If one starts looking at a coat of arms, after the actual shield itself, the crest is the next most important part.
The heraldic crest, based on a cockerel’s comb (Latin crista) sat above the wreath or tort, made from twisted fabric.
Roman legionaries would have a ‘Mohican’ style crest of dyed fur upon his helmet – perhaps a clue to early crests? In early heraldry this crest was called the ‘panache’.
Wings and horns were shown on helmets, mainly from central and northern Europe. In medieval tournaments, it was an ideal place for knights to ‘show off’ with colourful shields, tabards, helmets with an ornate crest on top.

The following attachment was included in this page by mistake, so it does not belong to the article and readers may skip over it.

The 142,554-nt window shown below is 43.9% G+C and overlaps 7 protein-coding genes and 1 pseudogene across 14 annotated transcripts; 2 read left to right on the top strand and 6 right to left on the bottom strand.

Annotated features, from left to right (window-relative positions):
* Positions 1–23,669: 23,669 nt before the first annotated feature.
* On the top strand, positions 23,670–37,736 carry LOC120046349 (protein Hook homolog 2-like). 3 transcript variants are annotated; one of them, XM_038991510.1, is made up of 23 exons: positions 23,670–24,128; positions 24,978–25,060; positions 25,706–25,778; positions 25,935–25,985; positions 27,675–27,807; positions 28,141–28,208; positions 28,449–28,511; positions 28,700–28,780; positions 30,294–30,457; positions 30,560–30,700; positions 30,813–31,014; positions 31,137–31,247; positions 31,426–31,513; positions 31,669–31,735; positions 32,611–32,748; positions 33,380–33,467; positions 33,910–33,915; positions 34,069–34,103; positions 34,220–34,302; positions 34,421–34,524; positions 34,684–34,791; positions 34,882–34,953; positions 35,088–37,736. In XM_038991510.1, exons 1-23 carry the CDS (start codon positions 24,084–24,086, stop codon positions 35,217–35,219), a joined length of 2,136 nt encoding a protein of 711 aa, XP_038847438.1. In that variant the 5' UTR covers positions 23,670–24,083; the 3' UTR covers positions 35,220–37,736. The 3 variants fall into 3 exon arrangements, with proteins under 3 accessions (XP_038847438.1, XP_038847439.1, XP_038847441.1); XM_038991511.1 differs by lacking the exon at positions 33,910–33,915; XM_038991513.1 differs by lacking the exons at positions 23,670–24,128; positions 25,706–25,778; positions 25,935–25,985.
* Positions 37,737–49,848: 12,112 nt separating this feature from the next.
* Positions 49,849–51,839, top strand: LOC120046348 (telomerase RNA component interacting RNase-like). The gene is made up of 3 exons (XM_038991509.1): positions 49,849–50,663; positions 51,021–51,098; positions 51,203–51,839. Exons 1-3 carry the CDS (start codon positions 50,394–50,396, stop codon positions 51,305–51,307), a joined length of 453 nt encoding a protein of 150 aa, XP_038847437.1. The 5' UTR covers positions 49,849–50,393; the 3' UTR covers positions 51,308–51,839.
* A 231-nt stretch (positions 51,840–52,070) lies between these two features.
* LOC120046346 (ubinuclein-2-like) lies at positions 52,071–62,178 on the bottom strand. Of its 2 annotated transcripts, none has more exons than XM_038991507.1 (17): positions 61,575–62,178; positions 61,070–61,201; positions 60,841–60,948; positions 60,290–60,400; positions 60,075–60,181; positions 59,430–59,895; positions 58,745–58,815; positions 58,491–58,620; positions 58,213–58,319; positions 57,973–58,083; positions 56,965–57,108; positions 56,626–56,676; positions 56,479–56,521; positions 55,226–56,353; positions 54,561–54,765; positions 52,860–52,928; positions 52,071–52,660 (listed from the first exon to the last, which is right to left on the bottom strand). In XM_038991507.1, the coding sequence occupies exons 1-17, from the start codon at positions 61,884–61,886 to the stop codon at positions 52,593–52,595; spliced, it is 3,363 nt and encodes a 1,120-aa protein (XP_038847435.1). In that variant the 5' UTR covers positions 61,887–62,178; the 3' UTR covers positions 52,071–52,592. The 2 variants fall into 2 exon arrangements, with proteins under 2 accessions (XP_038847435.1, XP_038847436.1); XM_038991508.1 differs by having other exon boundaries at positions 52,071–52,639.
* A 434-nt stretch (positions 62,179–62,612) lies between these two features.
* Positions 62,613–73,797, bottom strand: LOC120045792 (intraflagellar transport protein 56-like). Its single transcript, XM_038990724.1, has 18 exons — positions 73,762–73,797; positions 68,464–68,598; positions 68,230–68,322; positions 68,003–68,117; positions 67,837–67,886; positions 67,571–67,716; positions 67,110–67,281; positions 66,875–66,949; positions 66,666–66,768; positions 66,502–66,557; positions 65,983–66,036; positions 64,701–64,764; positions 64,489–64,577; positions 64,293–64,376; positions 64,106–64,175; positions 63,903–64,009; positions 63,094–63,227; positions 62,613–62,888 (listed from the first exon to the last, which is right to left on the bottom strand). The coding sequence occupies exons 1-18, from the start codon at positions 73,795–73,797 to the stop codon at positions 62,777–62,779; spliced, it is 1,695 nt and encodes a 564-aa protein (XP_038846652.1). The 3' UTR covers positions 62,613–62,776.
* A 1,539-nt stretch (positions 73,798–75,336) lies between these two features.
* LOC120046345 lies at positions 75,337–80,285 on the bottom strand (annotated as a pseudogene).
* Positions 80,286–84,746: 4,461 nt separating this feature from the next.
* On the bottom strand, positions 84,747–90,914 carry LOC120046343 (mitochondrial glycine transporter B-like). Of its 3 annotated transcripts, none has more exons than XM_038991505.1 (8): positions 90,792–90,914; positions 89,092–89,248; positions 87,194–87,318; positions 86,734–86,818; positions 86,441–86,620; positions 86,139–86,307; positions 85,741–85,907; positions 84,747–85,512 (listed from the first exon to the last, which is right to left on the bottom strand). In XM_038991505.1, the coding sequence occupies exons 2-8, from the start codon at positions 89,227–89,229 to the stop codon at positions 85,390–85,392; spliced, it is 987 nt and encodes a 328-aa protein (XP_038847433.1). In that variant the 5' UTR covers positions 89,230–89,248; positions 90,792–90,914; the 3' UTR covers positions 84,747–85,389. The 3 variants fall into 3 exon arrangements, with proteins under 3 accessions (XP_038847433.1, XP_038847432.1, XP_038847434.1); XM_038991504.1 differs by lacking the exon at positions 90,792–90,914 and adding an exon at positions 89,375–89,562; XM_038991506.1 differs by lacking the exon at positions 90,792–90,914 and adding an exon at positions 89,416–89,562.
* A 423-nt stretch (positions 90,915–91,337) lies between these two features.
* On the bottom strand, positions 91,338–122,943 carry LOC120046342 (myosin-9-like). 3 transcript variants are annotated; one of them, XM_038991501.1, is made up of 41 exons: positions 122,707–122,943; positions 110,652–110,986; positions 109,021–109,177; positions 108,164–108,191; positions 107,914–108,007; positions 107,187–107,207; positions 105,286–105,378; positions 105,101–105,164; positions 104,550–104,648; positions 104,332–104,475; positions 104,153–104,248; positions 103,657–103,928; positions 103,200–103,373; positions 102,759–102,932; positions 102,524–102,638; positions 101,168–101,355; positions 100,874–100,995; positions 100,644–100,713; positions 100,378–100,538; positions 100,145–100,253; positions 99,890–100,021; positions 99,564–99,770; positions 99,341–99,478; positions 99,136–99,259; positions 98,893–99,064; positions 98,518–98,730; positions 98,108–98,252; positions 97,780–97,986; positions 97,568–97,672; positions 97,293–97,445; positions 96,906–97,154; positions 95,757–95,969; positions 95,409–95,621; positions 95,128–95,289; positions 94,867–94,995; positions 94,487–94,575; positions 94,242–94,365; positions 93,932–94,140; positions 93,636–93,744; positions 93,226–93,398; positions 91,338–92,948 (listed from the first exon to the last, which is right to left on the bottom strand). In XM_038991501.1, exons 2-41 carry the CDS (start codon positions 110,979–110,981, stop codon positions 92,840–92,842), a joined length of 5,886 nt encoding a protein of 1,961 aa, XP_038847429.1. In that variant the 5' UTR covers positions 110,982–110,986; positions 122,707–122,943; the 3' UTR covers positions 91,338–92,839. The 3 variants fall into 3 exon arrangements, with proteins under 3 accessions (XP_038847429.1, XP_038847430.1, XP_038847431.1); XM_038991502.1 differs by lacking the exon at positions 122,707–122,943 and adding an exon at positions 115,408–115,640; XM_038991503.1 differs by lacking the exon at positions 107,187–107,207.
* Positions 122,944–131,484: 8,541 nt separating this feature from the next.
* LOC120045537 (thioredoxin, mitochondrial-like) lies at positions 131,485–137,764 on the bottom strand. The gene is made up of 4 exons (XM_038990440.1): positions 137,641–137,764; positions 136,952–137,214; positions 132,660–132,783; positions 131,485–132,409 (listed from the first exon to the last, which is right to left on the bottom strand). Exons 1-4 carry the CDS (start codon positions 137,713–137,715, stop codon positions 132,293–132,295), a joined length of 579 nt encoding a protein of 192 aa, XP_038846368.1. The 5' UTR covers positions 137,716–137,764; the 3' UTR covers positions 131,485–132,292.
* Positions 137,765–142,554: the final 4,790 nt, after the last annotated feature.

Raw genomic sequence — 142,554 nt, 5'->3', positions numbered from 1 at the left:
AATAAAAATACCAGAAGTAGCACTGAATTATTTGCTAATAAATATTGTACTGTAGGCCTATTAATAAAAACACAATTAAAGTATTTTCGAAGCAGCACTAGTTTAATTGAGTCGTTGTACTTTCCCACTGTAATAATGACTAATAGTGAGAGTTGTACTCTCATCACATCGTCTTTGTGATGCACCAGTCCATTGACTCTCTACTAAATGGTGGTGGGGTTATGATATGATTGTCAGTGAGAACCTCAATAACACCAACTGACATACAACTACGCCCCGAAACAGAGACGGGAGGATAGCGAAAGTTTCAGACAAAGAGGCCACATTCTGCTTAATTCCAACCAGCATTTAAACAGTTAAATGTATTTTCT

This image of a helm, painted by Caroline of 1066 Heraldic shields, shows a ‘tort’ (twist of rope) holding the mantling in place (that’s the fabric protecting the knight), with a crest of wings, and in this case, a Scottish ‘chapeau’ or ‘cap of maintenance’ between them.
Royalty or Nobility may have a crown, or coronet showing their rank, above the helm, as shown here, on the below right – being from The Duke of Somerset’s coat of arms…